The FLNA is massing on the border with Colombia; coca farmers are rioting in neighboring Bolivia; and I am having dreams about erupting volcanoes as we descend under a moonlit sky into the Quito airport. A night landing in Quito is about as good as it gets … You descend and fly 20 miles straight through the Avenue of Volcanoes, which line either side of this long, thin plateau that the city is built on, high above sea level but nestled in the notches of dozens of dormant and active volcanoes. The moon seems so close you could almost reach out and touch it. Boy, is that ever a tortured cliche! My apologies.
Anyway, a few days in Quito allowed us to see it all: the Old City, the New Town, the churches and cathedrals, the restaurants and the street foods. Soup is big in Ecuador and lunchtime “soup-erias” are packed, especially the good ones like Motes de Magdelena (aka “MdM”) in the New Town. Motes are the large steamed corn kernels that seem to float in every bowl or get spooned onto every plate in this country. At MdM I devoured the roasted and grilled meats – there’s no menu in reality, rather despite the menu, you take whatever is being cooked that day – piled high in a bowl with motes, avocado, salsa and limes. The avocados in this part of the world are the best you will ever try.
Ceviche is one of the national dishes, and while the ceviches in Esmeralda on the Pacific coast are insanely good, Quito is one of the few mountain cities where the seafood is as good as you will find anywhere. Little “cevicherias” competed for my snacktime dollars with the small empanada stalls and roasted pig vendors that dominate the landscape. Here’s the skinny: Look for three or four teeny Ecuadorian grandmas all chatting and rolling circles of dough, and turning them into puffed and fried cheese, and raising stuffed half-moons dusted with cinnamon sugar. Oh, lord, is it amazing!
The small town of Otavalo is home to the largest outdoor market in South America, and on the way there, we stopped and ate some cuy, the “other” Ecuadorean national dish, i.e., barbecued guinea pig. Suffice to say the tufo that everyone brags about here, that is, the sweet sticky essence that lingers on your fingers after you have polished off a couple of these little rascals, is not only a culinary curio, but also a hallmark of a good slow-roasted critter. Most roadside stalls serve them marinated for a day in garlic and orange juice before being grilled to perfection. I was more surprised at how much I loved this dish than most any other I have eaten in the last five trips. The quality of the meat, the sweetness and crispy mantle of the skin after a wood-fired few hours of cooking, and the traditional accompaniments of steamed potatoes and avocados makes for a memorable meal.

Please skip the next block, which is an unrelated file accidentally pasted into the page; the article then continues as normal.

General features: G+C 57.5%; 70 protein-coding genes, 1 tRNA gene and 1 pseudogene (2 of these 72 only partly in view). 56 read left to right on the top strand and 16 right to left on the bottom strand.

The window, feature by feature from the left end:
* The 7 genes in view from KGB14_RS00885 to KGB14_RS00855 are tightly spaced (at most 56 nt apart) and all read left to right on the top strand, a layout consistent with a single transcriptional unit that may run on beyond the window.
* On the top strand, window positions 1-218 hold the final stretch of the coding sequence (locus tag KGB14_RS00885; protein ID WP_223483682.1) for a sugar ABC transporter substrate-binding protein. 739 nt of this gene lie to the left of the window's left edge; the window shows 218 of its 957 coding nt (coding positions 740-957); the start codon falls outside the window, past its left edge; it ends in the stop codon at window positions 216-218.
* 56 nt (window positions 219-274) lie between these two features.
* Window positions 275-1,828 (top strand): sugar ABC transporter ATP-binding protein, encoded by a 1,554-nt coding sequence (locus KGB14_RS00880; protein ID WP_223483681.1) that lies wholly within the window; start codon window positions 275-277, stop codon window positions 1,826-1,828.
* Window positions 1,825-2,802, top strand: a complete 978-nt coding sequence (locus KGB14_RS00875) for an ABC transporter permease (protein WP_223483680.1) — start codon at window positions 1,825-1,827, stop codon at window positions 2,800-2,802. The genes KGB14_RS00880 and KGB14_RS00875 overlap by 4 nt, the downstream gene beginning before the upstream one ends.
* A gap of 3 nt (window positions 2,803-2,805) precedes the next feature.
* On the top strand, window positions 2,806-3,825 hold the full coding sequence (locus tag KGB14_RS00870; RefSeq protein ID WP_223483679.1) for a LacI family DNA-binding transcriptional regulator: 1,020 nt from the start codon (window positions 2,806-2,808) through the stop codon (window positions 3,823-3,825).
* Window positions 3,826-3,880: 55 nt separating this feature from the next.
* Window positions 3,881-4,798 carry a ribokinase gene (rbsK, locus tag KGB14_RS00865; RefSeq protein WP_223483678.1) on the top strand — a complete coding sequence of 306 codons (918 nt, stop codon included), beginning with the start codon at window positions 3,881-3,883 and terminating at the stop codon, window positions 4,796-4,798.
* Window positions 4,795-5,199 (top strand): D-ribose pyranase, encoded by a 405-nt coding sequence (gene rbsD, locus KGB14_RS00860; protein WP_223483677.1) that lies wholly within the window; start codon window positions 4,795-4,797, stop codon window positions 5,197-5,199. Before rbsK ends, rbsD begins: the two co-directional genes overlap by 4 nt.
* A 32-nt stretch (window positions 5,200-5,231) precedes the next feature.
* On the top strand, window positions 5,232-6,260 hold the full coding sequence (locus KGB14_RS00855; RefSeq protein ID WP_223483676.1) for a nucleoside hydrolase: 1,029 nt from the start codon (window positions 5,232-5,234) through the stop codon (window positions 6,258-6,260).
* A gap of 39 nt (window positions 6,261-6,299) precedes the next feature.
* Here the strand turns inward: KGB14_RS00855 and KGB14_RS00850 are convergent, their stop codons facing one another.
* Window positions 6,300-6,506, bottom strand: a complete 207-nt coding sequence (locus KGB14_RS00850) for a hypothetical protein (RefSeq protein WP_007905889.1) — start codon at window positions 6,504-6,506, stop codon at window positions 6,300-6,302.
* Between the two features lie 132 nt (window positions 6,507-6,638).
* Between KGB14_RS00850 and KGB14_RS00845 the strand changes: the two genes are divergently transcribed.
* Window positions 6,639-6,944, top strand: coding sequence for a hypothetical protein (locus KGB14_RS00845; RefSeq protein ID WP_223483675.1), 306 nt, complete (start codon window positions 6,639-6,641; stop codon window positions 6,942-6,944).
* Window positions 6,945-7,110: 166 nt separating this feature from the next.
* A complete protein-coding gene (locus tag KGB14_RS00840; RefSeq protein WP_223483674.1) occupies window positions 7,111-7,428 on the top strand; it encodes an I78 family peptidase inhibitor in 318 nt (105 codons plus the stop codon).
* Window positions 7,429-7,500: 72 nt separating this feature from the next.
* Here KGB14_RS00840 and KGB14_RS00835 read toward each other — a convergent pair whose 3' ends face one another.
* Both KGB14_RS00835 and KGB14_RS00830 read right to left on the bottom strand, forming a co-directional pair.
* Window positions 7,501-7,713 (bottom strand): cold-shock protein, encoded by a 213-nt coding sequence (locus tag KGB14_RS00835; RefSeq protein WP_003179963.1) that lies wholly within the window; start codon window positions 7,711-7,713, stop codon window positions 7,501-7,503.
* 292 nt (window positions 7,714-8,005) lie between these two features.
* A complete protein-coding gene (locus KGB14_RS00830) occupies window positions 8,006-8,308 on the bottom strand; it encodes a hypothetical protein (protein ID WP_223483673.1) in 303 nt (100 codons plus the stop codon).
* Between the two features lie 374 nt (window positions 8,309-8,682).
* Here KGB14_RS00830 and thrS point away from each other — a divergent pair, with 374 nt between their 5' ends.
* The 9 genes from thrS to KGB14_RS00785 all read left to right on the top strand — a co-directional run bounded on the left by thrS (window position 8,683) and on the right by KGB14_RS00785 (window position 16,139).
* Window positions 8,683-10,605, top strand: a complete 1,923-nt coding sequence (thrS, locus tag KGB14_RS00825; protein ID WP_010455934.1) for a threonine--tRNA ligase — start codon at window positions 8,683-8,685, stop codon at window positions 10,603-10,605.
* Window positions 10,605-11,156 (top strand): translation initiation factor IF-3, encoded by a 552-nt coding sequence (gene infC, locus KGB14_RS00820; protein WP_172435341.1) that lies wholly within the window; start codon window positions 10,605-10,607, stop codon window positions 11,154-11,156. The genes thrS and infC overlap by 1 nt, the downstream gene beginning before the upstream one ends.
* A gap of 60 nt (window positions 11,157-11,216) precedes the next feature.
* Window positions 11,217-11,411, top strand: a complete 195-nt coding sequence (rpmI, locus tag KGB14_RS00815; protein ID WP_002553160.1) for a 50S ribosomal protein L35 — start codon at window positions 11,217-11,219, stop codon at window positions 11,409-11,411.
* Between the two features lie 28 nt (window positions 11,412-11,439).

Like Morocco, the soil, sun and mountain valley microclimates make everything that is grown in Ecuador taste better than almost everywhere else I have eaten quality fruit and produce. Because of the equatorial climes, there are tropical fruits being grown just a few miles downhill from the traditional four-season varieties. On one side of Otavalo, there are orange groves and mountainous tropical temperatures; on the uphill side, snow-capped peaks, pine trees and apples. It’s unbelievable … which makes the farmers market there singular to say the least, and if that isn’t enough to get you all gushy in the wee-wee, the town has a global reputation for knitwear that historically is more important than the produce grown here. Buy lots of sweaters – you won’t be sorry! We stayed the night at the Hacienda Pinsaqui, a 300-year-old plantation house where every room is heated by three or four fireplaces tended by an exuberant staff and the food and wine list is spectacular. This is a place you won’t want to miss when you visit Ecuador.
The next day we took off for Coca, a town on the Napo River from which we would make our way into Sacha Lodge to hang with the Pilchi Indians and spend four days in the Amazon jungle. Coca used to handle one flight a week from Quito, then one a day, now eight … just another example of the human impact and degradation of the Amazon jungle, which here in Ecuador is disappearing at the rate of 3 percent a year. At this pace, in another 30 years, it will be gone. Sacha Lodge is half a day’s speedboat ride up the Napo. Then you trek through the jungle and paddle across Lake Pilchicocha to get to the front door. Sacha Lodge was built entirely by hand by native builders, and every single stick and stone came in “by shoulder,” down the river in long canoes. The five-star lodge experience here is unique in this part of the world. Each family, group or individual, if that is the way you are traveling, is assigned a guide for your stay and a luxury house in the jungle that is all yours for the duration. You eat all the meals in the lodge with your guide. Efrain Hernandez was mine, and I spent all day with him and Donald, our native guide.
Effy knows everything there is to know about everything, in a big picture way, and Donald knows the rest. For example, we hear a series of calls and clicks in the jungle. Effy says they are howler monkeys, toucans, aguti (a giant rodent) and pygmy marmosets. He is right, but Donald is the one who can find them and bring us to them without them being spooked. He can predict weather, hunt and fish in a way that I have never seen before, cook for two or 200, and though he is only about 5 feet tall and 100 pounds, he basically paddles, portages, and hauls all the gear for seven of us 24 hours a day. He is one of the most remarkable men I have ever met, and one of the great joys of my life was spending four days in the jungle with him.